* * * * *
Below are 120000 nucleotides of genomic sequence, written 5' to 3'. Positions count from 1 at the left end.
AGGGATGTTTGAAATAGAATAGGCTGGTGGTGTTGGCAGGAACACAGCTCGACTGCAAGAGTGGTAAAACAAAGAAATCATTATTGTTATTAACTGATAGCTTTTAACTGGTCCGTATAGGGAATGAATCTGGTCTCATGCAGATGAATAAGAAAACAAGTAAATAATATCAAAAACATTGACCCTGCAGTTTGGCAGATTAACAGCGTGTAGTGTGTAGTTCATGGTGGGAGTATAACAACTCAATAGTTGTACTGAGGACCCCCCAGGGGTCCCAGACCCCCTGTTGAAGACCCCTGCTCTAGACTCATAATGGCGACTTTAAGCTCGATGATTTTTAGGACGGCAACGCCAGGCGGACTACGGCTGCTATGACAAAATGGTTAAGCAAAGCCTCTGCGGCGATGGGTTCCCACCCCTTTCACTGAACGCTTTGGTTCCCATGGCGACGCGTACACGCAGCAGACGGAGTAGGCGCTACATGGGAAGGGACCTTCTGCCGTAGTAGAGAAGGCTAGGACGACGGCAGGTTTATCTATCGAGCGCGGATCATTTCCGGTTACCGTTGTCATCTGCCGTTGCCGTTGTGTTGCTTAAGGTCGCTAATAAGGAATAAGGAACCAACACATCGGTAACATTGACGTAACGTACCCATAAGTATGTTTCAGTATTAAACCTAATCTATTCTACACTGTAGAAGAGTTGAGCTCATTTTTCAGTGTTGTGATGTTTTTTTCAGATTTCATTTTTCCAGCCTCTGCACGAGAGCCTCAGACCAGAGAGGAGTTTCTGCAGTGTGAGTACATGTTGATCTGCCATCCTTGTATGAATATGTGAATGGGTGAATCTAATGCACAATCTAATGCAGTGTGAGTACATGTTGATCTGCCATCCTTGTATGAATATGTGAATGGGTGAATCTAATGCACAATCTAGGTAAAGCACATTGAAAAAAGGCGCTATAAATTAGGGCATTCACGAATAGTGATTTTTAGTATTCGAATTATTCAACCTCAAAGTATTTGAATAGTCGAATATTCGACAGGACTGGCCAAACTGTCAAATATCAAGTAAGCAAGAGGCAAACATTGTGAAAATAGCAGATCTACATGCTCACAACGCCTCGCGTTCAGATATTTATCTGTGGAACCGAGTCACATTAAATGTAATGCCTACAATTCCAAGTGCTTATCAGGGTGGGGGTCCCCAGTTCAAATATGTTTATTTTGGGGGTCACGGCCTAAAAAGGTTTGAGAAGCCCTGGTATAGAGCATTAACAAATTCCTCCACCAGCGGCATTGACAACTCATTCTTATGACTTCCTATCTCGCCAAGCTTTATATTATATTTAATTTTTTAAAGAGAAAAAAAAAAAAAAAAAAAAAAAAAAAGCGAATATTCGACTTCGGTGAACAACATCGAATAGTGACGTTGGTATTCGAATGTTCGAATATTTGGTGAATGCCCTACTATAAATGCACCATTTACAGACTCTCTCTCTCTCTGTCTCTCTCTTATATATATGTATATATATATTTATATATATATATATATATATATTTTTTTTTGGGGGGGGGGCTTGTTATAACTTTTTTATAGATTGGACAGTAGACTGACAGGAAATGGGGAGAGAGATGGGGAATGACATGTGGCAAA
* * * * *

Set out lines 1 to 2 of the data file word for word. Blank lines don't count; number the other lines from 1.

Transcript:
Below are 120000 nucleotides of genomic sequence, written 5' to 3'. Positions count from 1 at the left end.
AGGGATGTTTGAAATAGAATAGGCTGGTGGTGTTGGCAGGAACACAGCTCGACTGCAAGAGTGGTAAAACAAAGAAATCATTATTGTTATTAACTGATAGCTTTTAACTGGTCCGTATAGGGAATGAATCTGGTCTCATGCAGATGAATAAGAAAACAAGTAAATAATATCAAAAACATTGACCCTGCAGTTTGGCAGATTAACAGCGTGTAGTGTGTAGTTCATGGTGGGAGTATAACAACTCAATAGTTGTACTGAGGACCCCCCAGGGGTCCCAGACCCCCTGTTGAAGACCCCTGCTCTAGACTCATAATGGCGACTTTAAGCTCGATGATTTTTAGGACGGCAACGCCAGGCGGACTACGGCTGCTATGACAAAATGGTTAAGCAAAGCCTCTGCGGCGATGGGTTCCCACCCCTTTCACTGAACGCTTTGGTTCCCATGGCGACGCGTACACGCAGCAGACGGAGTAGGCGCTACATGGGAAGGGACCTTCTGCCGTAGTAGAGAAGGCTAGGACGACGGCAGGTTTATCTATCGAGCGCGGATCATTTCCGGTTACCGTTGTCATCTGCCGTTGCCGTTGTGTTGCTTAAGGTCGCTAATAAGGAATAAGGAACCAACACATCGGTAACATTGACGTAACGTACCCATAAGTATGTTTCAGTATTAAACCTAATCTATTCTACACTGTAGAAGAGTTGAGCTCATTTTTCAGTGTTGTGATGTTTTTTTCAGATTTCATTTTTCCAGCCTCTGCACGAGAGCCTCAGACCAGAGAGGAGTTTCTGCAGTGTGAGTACATGTTGATCTGCCATCCTTGTATGAATATGTGAATGGGTGAATCTAATGCACAATCTAATGCAGTGTGAGTACATGTTGATCTGCCATCCTTGTATGAATATGTGAATGGGTGAATCTAATGCACAATCTAGGTAAAGCACATTGAAAAAAGGCGCTATAAATTAGGGCATTCACGAATAGTGATTTTTAGTATTCGAATTATTCAACCTCAAAGTATTTGAATAGTCGAATATTCGACAGGACTGGCCAAACTGTCAAATATCAAGTAAGCAAGAGGCAAACATTGTGAAAATAGCAGATCTACATGCTCACAACGCCTCGCGTTCAGATATTTATCTGTGGAACCGAGTCACATTAAATGTAATGCCTACAATTCCAAGTGCTTATCAGGGTGGGGGTCCCCAGTTCAAATATGTTTATTTTGGGGGTCACGGCCTAAAAAGGTTTGAGAAGCCCTGGTATAGAGCATTAACAAATTCCTCCACCAGCGGCATTGACAACTCATTCTTATGACTTCCTATCTCGCCAAGCTTTATATTATATTTAATTTTTTAAAGAGAAAAAAAAAAAAAAAAAAAAAAAAAAAGCGAATATTCGACTTCGGTGAACAACATCGAATAGTGACGTTGGTATTCGAATGTTCGAATATTTGGTGAATGCCCTACTATAAATGCACCATTTACAGACTCTCTCTCTCTCTGTCTCTCTCTTATATATATGTATATATATATTTATATATATATATATATATATATTTTTTTTTGGGGGGGGGGCTTGTTATAACTTTTTTATAGATTGGACAGTAGACTGACAGGAAATGGGGAGAGAGATGGGGAATGACATGTGGCAAA